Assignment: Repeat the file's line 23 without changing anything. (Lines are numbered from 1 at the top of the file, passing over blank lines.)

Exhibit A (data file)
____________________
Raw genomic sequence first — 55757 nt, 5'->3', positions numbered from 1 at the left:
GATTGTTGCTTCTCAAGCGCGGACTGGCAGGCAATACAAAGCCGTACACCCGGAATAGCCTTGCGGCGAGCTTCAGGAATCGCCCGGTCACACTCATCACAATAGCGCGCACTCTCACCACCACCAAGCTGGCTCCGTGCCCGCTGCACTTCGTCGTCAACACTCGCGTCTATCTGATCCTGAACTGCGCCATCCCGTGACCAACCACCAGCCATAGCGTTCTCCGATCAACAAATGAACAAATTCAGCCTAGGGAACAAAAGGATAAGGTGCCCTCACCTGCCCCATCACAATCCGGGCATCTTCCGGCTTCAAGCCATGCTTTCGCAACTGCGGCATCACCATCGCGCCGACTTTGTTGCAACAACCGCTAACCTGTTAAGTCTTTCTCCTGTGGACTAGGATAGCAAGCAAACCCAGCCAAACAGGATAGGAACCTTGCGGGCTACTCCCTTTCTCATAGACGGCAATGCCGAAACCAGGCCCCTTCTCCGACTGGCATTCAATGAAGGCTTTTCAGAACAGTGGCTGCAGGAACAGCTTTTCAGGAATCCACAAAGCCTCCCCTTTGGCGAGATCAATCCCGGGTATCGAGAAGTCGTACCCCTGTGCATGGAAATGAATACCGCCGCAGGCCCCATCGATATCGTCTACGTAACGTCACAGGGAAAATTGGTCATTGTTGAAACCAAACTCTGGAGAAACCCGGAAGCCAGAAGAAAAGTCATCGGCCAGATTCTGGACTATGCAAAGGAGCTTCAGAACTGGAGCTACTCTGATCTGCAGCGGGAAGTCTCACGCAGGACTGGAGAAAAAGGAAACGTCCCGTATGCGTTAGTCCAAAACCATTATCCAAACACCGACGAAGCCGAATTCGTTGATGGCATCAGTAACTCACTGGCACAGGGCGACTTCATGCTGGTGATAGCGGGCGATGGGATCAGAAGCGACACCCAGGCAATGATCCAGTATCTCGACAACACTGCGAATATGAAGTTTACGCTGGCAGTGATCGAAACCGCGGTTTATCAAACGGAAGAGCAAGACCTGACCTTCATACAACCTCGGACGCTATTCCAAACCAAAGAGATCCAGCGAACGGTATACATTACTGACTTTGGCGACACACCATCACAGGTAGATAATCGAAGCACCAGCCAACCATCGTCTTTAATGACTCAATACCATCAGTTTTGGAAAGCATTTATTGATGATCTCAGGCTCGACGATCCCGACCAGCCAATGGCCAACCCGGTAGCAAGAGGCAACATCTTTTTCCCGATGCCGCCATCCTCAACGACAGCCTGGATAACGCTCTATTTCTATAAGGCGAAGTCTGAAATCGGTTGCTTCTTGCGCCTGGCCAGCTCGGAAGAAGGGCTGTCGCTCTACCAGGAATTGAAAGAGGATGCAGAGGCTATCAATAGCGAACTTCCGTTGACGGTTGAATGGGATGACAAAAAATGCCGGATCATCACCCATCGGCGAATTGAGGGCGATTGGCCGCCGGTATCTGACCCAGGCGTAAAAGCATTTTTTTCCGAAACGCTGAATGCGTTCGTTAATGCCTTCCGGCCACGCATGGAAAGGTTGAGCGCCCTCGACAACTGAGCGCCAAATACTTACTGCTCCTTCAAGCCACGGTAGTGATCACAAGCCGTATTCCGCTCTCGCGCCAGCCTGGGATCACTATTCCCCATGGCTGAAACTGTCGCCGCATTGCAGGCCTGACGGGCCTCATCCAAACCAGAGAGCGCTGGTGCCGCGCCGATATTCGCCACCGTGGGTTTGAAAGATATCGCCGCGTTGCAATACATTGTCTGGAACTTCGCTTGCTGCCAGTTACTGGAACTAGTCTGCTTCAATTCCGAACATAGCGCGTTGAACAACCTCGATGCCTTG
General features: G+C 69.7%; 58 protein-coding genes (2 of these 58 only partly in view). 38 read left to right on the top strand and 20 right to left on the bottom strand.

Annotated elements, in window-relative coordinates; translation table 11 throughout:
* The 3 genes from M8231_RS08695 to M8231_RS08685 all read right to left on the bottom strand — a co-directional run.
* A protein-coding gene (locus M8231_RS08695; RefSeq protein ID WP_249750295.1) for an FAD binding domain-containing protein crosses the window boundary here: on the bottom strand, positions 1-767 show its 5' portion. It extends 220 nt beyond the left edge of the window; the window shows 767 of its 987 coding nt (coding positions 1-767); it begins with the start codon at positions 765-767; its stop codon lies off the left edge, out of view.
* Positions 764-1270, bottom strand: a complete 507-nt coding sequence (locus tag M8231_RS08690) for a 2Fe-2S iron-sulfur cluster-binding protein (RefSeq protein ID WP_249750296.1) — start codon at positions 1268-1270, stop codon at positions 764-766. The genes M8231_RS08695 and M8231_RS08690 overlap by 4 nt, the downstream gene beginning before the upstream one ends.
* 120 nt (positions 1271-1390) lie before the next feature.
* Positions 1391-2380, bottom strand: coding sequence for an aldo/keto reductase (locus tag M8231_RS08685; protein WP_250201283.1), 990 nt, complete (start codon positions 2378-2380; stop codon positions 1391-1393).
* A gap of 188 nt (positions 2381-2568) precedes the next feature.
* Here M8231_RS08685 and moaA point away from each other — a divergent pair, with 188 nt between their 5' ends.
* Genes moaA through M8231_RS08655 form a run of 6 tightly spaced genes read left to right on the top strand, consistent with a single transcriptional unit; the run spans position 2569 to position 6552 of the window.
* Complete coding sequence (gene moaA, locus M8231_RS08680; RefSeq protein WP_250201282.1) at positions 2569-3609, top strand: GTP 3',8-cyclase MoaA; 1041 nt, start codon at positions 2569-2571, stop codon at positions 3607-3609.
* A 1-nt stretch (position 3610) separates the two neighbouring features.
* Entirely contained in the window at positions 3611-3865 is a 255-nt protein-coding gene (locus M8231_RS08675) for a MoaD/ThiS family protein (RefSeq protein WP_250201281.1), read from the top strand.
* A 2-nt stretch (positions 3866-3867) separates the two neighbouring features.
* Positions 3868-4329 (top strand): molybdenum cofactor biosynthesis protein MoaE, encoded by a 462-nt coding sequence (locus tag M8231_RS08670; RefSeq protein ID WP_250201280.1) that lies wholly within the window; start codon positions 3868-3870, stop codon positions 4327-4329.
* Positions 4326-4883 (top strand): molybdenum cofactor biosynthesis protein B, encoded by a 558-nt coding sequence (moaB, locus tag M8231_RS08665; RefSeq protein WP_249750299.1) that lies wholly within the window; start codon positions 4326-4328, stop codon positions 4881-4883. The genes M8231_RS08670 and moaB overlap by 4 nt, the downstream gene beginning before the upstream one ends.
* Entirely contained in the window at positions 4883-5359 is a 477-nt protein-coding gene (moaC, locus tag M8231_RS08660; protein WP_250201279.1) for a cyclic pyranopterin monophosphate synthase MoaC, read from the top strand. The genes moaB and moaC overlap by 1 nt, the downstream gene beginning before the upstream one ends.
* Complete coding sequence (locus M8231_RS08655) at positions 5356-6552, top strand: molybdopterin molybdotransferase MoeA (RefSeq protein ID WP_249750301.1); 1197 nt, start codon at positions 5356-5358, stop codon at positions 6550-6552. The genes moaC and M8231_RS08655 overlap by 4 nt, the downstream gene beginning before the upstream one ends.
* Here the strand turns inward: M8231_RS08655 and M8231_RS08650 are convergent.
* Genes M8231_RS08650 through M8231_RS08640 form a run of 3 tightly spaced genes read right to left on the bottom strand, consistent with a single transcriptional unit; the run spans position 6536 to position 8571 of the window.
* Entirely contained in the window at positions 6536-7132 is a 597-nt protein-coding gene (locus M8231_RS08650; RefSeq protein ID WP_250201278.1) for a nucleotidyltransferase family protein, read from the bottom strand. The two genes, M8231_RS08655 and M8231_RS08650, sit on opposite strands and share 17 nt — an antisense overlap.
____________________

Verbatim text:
* Entirely contained in the window at positions 6536-7132 is a 597-nt protein-coding gene (locus M8231_RS08650; RefSeq protein ID WP_250201278.1) for a nucleotidyltransferase family protein, read from the bottom strand. The two genes, M8231_RS08655 and M8231_RS08650, sit on opposite strands and share 17 nt — an antisense overlap.